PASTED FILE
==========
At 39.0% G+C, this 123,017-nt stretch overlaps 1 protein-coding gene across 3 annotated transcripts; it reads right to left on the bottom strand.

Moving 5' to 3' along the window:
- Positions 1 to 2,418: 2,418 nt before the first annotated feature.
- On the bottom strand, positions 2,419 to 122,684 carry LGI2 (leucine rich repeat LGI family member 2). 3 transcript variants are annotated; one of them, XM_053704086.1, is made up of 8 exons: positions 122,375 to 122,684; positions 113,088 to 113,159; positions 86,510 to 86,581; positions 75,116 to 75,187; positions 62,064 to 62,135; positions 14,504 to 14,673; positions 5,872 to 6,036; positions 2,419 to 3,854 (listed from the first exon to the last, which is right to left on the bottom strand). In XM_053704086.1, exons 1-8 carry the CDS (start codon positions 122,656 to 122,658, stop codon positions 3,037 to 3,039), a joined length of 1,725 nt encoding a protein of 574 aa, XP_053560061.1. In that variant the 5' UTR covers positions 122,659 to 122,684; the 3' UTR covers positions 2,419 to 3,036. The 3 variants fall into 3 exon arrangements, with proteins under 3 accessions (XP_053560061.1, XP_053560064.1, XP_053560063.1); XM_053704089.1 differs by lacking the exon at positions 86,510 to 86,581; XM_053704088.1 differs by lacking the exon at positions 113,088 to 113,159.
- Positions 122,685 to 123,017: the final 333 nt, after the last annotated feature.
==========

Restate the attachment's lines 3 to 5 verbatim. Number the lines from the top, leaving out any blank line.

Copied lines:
- Positions 1 to 2,418: 2,418 nt before the first annotated feature.
- On the bottom strand, positions 2,419 to 122,684 carry LGI2 (leucine rich repeat LGI family member 2). 3 transcript variants are annotated; one of them, XM_053704086.1, is made up of 8 exons: positions 122,375 to 122,684; positions 113,088 to 113,159; positions 86,510 to 86,581; positions 75,116 to 75,187; positions 62,064 to 62,135; positions 14,504 to 14,673; positions 5,872 to 6,036; positions 2,419 to 3,854 (listed from the first exon to the last, which is right to left on the bottom strand). In XM_053704086.1, exons 1-8 carry the CDS (start codon positions 122,656 to 122,658, stop codon positions 3,037 to 3,039), a joined length of 1,725 nt encoding a protein of 574 aa, XP_053560061.1. In that variant the 5' UTR covers positions 122,659 to 122,684; the 3' UTR covers positions 2,419 to 3,036. The 3 variants fall into 3 exon arrangements, with proteins under 3 accessions (XP_053560061.1, XP_053560064.1, XP_053560063.1); XM_053704089.1 differs by lacking the exon at positions 86,510 to 86,581; XM_053704088.1 differs by lacking the exon at positions 113,088 to 113,159.
- Positions 122,685 to 123,017: the final 333 nt, after the last annotated feature.